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a point at st mirren today will be enough to put rangers back on top of the scottish premiership. they slipped below hearts on goal difference after they drew 1—1 at home to dundee. hearts could have gone clear at the top. john souttar put the edinburgh side ahead but poor defending was punished and jason cummings equalised. beth mead became the first woman to score a hat—trick for england at wembley, as they beat northern ireland 4—0 in world cup qualifying, and that took england back to the top of their group. jo currie was watching. commentator: this is a landmark day here at wembley. _ walking into the history books, england women's first ever competitive match at wembley. for semi—professional northern ireland, an opportunity to test themselves against their full—time neighbours. it was lauren hemp who struck first — the woodwork, that is. with the goalkeeper jacqueline burns beaten, only the frame of the goal could deny the lionesses
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an opener. and that set the tone for england's first half. lots of chances created but one way or another, the lionesses couldn't find a breakthrough. a change of ends, however, brought about a change of fortune for england as substitute beth mead, who had only been on the pitch a matter of seconds, acrobatically turned the ball home. and that lead was doubled shortly afterwards. lauren hemp with the ball in, beth england at the back post to make sure. england now on a roll with mead at it again — this time slamming the ball home for her second of the night. commentator: brilliant for england! and she wasn't done yet as she wrapped up the win and her 14—minute hat—trick with this simple finish. job done for the home side. three wins from three in the qualifying campaign. so, in the end, a night to rememberfor england and in particular for beth mead. next up, the lionesses travel to latvia on tuesday, the same night that northern ireland host austria, aiming to put this defeat behind them. jo currie, bbc news. there was a clean sweep for england's rugby league sides in their one—off internationals against france. the men's team had to work harder than the 30—10 scoreline suggests, but a flurry of late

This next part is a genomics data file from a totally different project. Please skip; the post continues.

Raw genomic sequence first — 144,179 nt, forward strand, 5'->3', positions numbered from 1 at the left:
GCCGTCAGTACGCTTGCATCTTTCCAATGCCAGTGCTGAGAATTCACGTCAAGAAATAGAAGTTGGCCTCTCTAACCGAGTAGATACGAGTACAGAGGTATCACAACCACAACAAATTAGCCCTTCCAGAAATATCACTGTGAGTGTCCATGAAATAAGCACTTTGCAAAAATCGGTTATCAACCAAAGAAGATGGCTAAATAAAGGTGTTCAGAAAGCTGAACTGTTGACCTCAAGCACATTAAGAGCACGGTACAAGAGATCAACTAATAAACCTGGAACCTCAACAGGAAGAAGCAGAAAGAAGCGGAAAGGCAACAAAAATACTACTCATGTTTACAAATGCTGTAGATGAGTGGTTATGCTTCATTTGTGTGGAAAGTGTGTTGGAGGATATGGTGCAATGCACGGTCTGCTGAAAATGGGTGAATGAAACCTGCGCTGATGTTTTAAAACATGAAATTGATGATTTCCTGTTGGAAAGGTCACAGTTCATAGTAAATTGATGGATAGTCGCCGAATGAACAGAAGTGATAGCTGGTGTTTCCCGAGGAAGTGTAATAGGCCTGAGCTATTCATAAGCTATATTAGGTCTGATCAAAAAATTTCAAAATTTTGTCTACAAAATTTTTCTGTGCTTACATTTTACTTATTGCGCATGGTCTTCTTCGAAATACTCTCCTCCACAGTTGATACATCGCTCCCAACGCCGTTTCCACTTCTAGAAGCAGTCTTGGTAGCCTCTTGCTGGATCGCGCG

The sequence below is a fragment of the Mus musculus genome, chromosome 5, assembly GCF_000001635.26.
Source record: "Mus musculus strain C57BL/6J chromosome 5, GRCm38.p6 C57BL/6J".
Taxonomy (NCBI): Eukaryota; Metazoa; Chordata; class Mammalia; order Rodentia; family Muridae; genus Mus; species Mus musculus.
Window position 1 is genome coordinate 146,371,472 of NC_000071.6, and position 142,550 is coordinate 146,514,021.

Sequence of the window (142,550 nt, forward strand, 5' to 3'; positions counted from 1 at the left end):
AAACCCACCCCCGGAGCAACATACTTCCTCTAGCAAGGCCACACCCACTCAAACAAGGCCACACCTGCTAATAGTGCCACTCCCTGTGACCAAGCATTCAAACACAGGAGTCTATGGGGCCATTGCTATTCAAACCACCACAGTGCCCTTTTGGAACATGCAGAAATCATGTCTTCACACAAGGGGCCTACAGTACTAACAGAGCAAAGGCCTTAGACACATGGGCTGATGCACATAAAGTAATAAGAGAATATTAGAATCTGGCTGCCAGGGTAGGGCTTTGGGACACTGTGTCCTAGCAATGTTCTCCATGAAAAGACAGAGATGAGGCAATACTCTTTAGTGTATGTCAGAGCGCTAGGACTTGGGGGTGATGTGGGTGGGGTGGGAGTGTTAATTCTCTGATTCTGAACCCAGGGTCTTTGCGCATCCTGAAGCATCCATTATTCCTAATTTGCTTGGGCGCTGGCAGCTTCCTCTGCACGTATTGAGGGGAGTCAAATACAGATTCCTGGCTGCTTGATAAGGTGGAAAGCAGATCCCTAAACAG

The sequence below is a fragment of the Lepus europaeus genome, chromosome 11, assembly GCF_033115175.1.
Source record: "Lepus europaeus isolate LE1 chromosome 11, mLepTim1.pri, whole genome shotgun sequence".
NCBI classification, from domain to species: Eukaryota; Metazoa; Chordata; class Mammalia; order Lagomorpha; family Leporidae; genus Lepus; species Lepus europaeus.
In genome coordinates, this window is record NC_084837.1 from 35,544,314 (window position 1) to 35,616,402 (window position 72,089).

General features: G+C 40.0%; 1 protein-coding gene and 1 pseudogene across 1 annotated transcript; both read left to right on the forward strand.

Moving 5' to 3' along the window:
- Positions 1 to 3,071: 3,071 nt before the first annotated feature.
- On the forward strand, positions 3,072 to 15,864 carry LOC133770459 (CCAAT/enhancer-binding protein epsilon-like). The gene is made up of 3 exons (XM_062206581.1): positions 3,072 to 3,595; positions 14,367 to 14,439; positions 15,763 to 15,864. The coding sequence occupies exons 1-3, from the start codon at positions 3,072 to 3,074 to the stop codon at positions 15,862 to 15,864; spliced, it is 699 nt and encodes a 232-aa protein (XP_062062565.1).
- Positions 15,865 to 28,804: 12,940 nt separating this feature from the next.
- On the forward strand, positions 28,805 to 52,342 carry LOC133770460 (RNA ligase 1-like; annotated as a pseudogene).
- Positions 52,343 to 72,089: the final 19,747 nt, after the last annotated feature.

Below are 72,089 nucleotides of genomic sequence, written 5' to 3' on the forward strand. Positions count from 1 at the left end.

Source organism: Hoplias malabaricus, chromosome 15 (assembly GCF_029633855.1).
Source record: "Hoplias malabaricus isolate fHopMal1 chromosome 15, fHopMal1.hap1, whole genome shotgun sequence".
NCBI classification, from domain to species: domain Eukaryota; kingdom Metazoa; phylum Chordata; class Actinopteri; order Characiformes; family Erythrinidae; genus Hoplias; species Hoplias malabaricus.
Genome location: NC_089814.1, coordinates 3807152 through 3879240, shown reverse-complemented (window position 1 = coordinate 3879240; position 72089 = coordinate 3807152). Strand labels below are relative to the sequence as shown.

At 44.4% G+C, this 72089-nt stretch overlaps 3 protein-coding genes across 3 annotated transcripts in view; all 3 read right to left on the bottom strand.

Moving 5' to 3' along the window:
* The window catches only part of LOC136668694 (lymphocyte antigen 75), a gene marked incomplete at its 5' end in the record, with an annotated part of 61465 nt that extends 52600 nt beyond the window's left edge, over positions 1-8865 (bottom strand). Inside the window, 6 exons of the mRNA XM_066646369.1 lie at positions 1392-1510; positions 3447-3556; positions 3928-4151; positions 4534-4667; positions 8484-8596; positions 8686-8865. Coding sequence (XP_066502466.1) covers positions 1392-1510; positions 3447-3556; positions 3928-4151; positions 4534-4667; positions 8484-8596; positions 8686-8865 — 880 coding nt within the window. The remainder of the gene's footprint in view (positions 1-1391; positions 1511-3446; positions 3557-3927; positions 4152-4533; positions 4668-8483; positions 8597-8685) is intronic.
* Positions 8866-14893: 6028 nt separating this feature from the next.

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tries sealed the victory. stand—in captain john bateman scoring twice in perpignan. it was much easier for england's women. they scored seven tries as they cruised to a 40—4 victory. the team all have full—time jobs. they only travelled to france yesterday morning and had to have a covid test at 5am. unbeaten leicester tigers are six points clear at the top of rugby union's premiership table after beating sale sharks. london irish caused an upset as they claimed their first win of the season, by beating last year's premiership runners up exeter chiefs. winger ollie hassell—collins went over for their fifth try as irish recorded their biggest win at sandy park beating exeter by 33—21. elsewhere, there were wins for gloucester and harlequins. great britain have won a second gold medal at the track cycling world championships in france and, once again, it came in the omnium. ethan hayter followed katie archibald's success by dominating the points race, the final event of the four—race contest. it's his first
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individual world title. always a great event, when you have to keep up with four different events across it all. your brain is a bit scrambled with the mathematics involved. ., , ., ., involved. two wheel heptathlon, . reat involved. two wheel heptathlon, ureat fun! involved. two wheel heptathlon, great fun! they— involved. two wheel heptathlon, great fun! they are _ involved. two wheel heptathlon, great fun! they are doing - involved. two wheel heptathlon, great fun! they are doing so - involved. two wheel heptathlon, j great fun! they are doing so well given expectations were solo. laura and jason kenney relaxed post olympics, elinor barker is pregnant with her first olympics, elinor barker is pregnant with herfirst child, so olympics, elinor barker is pregnant with her first child, so she olympics, elinor barker is pregnant with herfirst child, so she isn't there. missing some big names but not doing badly. bind there. missing some big names but not doing badly-— not doing badly. and the madison later so no _ not doing badly. and the madison later so no celebrating _ not doing badly. and the madison later so no celebrating yet - not doing badly. and the madison later so no celebrating yet for - not doing badly. and the madison | later so no celebrating yet for him. get back on those energy drinks! thank you so much, sarah. we will be talking to sarah later. now on bbc breakfast it is time for